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Corporate behaviour

Corporate behaviour is the behaviour of an organisation when considered as a single body.[1] The behaviour of an organisation is influenced by the arrangements for its ownership and control. When the owner(s) appoint agents to manage the organisation, conflicts of interest arise which are studied as the principal–agent problem In political science and economics, the principal–agent problem or agency dilemma concerns the difficulties in motivating one party (the "agent"), to act on behalf of another (the "principal"). Common examples of this relationship include corporate management (agent) and shareholders (principal), or politicians (agent) and voters (principal).[1] For another example, consider a dental patient (the principal) wondering whether his dentist (the agent) is recommending expensive treatment because it is truly necessary for the patient's dental health, or because it will generate income for the dentist. The two parties have different interests and asymmetric information (the agent having more information), such that the principal cannot directly ensure that the agents are always acting in its (the principals') best interests,[2] particularly when activities that are useful to the principal are costly to the agent, and where elements of what the agent does are costly for the principal to observe. Moral hazard and conflict of interest may arise. The deviation from the principal's interest by the agent is called 'agency costs.'[2] Various mechanisms may be used to align the interests of the agent with those of the principal. In employment, employers (principal) may use piece rates/commissions, profit sharing, efficiency wages, performance measurement (including financial statements), the agent posting a bond, or the threat of termination of employment.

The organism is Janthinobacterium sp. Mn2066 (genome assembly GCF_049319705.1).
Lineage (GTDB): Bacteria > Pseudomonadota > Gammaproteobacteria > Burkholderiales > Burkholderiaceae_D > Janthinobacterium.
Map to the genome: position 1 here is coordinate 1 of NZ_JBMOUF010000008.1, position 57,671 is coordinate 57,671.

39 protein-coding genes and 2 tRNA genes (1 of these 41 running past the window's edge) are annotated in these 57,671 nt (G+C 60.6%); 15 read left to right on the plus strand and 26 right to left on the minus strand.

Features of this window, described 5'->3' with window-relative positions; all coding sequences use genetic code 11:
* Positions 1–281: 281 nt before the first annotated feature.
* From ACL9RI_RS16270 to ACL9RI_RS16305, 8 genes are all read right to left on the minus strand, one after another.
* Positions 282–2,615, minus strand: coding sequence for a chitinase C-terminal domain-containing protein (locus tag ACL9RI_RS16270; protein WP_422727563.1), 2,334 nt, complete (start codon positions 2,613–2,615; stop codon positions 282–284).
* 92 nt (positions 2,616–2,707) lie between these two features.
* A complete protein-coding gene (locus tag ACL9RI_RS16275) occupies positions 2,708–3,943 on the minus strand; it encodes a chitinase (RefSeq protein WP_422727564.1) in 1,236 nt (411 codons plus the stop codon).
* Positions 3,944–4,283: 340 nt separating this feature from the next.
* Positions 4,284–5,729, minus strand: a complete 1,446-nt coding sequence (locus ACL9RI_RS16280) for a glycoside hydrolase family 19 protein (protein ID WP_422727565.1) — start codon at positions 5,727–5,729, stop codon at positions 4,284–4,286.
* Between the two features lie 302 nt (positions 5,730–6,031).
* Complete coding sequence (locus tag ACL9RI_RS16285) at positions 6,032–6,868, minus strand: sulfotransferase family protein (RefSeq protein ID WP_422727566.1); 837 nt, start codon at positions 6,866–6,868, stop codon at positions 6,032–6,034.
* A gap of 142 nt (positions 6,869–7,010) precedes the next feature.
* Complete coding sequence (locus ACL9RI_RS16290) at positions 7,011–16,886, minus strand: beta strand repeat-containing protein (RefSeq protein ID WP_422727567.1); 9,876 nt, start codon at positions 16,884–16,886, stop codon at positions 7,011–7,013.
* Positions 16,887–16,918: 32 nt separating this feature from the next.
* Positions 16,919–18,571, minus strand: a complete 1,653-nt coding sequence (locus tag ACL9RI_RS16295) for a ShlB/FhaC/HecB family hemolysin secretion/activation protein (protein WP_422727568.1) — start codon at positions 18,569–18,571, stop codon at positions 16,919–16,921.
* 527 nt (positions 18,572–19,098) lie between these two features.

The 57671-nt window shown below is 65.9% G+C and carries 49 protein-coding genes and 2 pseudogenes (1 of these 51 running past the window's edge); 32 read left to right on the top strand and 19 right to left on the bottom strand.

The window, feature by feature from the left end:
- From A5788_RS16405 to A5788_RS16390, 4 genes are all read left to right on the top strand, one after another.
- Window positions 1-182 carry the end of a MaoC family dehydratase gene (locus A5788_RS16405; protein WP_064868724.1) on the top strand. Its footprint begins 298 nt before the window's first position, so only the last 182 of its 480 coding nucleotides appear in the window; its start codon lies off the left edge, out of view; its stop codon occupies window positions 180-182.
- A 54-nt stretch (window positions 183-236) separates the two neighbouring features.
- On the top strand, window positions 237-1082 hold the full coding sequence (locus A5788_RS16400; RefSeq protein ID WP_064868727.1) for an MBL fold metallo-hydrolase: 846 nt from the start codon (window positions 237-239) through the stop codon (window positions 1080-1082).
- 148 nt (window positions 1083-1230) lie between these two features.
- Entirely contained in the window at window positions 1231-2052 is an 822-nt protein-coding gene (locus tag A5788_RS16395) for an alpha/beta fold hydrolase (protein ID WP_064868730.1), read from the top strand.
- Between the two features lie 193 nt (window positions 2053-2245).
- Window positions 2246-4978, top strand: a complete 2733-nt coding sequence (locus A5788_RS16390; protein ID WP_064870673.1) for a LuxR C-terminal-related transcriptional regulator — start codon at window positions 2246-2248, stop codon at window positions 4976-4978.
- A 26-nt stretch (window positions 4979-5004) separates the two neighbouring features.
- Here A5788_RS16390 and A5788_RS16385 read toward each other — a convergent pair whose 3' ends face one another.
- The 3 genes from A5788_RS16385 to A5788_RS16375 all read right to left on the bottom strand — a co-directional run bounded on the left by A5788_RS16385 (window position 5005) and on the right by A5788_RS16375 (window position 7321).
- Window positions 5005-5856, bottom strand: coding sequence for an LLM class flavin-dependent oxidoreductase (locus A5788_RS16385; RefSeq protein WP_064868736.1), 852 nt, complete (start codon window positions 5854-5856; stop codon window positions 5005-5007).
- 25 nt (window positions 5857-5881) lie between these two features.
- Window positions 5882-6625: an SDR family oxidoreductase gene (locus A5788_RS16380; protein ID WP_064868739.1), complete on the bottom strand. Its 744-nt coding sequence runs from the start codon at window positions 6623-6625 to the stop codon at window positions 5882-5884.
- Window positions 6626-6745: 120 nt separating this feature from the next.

The terms 'principal' and 'agent' originate in law; see Law of agency. To some extent it exists for all contracts that are written in a world of information asymmetry, uncertainty and risk. Here, principals do not know enough about whether (or to what extent) a contract has been satisfied, and they end up with agency costs. The solution to this information problem — closely related to the moral hazard problem — is to ensure the provision of appropriate incentives so agents act in the way principals wish. In terms of game theory, it involves changing the rules of the game so that the self-interested rational choices of the agent coincide with what the principal desires. Even in the limited arena of employment contracts, the difficulty of doing this in practice is reflected in a multitude of compensation mechanisms and supervisory schemes, as well as in critique of such mechanisms as e.g., Deming (1986) expresses in his Seven Deadly Diseases of management. [edit]Employment contract In the context of the employment contract, individual contracts form a major method of restructuring incentives, by connecting as closely as is optimal the information available about employee performance, and the compensation for that performance. Because of differences in the quantity and quality of information available about the performance of individual employees, the ability of employees to bear risk, and the ability of employees to manipulate evaluation methods, the structural details of individual contracts vary widely, including such mechanisms as “piece rates, [share] options, discretionary bonuses, promotions, profit sharing, efficiency wages, deferred compensation, and so on.”[3] Typically, these mechanisms are used in the context of different types of employment: salespeople often receive some or all of their remuneration as commission, production workers are usually paid an hourly wage, while office workers are typically paid monthly or semimonthly (and if paid overtime, typically at a higher rate than the hourly rate implied by the salary). The way in which these mechanisms are used is different in the two parts of the economy which Doeringer and Piore called the “primary” and “secondary” sectors (see also dual labour market). The secondary sector is characterised by short-term employment relationships, little or no prospect of internal promotion, and the determination of wages primarily by market forces. In terms of occupations, it consists primarily of low or unskilled jobs, whether they are blue-collar (manual-labour), white-collar (e.g., filing clerks), or service jobs (e.g., waiters). These jobs are linked by the fact that they are characterized by “low skill levels, low earnings, easy entry, job impermanence, and low returns to education or experience.” In a number of service jobs, such as food service, golf caddying, and valet parking jobs, workers in some countries are paid mostly or entirely with tips. The use of tipping is a strategy on the part of the owners or managers to align the interests of the service workers with those of the owners or managers; the service workers have an incentive to provide good customer service (thus benefiting the company's business), because this makes it more likely that they will get a good tip. As a solution to the principal–agent problem, though, tipping is not perfect. In the hopes of getting a larger tip, a server, for example, may be inclined to give a customer an extra large glass of wine or a second scoop of ice cream. While these larger servings make the customer happy and increase the likelihood of the server getting a good tip, they cut into the profit margin of the restaurant. In addition, a server may dote on generous tippers while ignoring other customers, and in rare cases harangue bad tippers.

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